On Air

Freight Train Boogie

Home

Freight Train Boogie


Scheduled on:
Thursday 7:00 pm 10:00 pm
Tuesday 12:00 pm 3:00 pm
Monday 12:00 am 1:00 am
Sunday 11:00 pm 12:00 am

Bill Frater started in radio in 1977 in northern California, working his way up from a campus station to public and commercial radio.   “Punk music was exciting the other DJ’s while I was playing bluegrass.  One day I interviewed David Grisman and the next hour Stewart Copeland of The Police.  Both had new albums, and although I  preferred Grisman’s,  I liked this new song ‘Roxanne’!”

During a 20-year stint at public station KRCB, he developed the Americana show Freight Train Boogie,  along with a website with the same name.  He moved the show to commercial KRSH in Santa Rosa in 2012.   All along the way, he nurtured his love for American roots music and was part of the growth of the Americana music format.

Frater and his family escaped the California wildfires in 2017 and relocated to Salem, Oregon.  There he hosts a weekly show Billy’s Boogie on public station KMUZ and continues to produce his Freight Train Boogie podcast.

What is Americana music?  According to the Americana Music Association, it’s “contemporary music that incorporates elements of various American roots music styles, including country, roots-rock, folk, bluegrass, R&B and blues, resulting in a distinctive roots-oriented sound that lives in a world apart from the pure forms of the genres upon which it may draw. While acoustic instruments are often present and vital, Americana also often uses a full electric band.”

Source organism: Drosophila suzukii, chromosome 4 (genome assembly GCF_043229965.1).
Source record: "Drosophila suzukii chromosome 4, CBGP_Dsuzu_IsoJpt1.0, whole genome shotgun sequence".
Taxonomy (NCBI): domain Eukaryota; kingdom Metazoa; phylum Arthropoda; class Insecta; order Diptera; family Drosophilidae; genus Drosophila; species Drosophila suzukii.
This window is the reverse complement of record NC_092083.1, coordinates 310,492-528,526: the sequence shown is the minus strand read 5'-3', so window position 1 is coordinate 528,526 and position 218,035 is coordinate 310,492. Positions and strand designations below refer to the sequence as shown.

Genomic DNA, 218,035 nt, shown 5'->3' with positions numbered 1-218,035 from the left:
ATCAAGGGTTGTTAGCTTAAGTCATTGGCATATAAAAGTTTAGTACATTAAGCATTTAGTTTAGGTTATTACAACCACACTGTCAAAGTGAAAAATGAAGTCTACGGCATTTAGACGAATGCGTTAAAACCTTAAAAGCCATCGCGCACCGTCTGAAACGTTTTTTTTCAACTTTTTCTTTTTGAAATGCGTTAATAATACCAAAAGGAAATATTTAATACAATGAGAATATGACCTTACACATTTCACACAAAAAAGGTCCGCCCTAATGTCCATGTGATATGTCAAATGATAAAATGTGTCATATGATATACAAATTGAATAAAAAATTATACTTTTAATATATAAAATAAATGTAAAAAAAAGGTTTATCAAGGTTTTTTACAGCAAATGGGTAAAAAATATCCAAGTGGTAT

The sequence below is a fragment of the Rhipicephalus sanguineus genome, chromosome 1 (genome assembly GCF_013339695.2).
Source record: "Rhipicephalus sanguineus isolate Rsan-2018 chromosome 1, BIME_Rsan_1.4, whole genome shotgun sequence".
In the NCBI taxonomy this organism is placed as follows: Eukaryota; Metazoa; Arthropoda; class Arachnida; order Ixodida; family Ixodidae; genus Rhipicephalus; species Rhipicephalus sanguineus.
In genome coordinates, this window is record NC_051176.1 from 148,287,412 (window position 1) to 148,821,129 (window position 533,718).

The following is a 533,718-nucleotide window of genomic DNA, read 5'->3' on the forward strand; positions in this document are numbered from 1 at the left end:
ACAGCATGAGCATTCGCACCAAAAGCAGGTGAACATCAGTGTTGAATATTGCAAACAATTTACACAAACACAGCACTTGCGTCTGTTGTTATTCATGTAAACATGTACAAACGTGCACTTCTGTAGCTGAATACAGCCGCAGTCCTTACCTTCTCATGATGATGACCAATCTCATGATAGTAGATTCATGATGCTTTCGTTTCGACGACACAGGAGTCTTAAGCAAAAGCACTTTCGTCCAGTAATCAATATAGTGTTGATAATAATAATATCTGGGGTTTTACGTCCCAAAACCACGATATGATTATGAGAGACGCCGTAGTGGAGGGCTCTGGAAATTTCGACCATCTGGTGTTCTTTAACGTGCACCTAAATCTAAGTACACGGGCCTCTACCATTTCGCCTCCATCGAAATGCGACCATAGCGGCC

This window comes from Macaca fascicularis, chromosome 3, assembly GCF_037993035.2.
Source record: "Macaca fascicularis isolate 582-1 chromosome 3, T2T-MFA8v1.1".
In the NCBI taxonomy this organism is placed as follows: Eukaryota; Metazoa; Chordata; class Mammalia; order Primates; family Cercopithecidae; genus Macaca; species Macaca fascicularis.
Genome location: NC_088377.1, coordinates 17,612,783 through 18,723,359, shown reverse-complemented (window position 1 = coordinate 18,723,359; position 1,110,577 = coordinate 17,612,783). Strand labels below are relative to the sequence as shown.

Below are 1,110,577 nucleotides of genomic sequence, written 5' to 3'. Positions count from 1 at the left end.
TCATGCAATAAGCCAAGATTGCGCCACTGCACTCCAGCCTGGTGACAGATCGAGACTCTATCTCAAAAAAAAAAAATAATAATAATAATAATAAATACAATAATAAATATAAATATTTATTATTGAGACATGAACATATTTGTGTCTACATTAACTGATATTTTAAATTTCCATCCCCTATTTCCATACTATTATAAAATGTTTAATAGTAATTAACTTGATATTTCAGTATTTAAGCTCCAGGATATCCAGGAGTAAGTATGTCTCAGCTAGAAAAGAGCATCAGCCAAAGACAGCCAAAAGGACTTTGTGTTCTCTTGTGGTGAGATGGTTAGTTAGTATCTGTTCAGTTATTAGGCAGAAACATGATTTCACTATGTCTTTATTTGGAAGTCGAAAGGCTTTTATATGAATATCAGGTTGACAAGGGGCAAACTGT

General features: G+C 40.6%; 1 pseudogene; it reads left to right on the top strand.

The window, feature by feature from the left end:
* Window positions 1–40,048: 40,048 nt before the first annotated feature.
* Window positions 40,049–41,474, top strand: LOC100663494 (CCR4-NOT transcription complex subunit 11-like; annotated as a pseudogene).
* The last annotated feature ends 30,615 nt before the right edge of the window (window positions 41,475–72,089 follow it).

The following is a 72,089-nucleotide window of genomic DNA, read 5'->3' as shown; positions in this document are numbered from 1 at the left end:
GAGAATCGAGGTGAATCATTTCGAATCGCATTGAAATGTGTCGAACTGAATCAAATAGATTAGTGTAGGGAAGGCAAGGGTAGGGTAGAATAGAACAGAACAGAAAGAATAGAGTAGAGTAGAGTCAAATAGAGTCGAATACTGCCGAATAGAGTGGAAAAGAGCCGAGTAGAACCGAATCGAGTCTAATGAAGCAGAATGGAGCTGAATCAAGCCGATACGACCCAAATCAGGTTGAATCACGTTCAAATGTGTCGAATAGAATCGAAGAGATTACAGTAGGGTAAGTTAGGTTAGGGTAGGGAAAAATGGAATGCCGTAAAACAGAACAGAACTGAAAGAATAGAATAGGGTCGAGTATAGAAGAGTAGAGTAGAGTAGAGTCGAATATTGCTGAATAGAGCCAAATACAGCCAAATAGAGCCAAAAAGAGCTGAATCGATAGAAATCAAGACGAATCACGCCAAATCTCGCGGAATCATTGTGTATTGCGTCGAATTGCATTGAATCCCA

Bill Frater’s explanation, in a profile published when he wrote a column for No Depression,  is more colorful:  “I happen to love country, blues, rock, folk, and soul music, and the best Americana music includes some of these elements. I believe that there’s a place where George Jones and Al Green intersect, and it’s that soulful place that you can feel with your heart.”

Frater now brings Freight Train Boogie to an international audience on Bluegrass Country.  Ít’s an exciting opportunity,” he says.   “It’s great to get to produce a 3-hour show, and I think the broad spectrum of music that defines Americana music will make for eclectic and entertaining radio.”


In: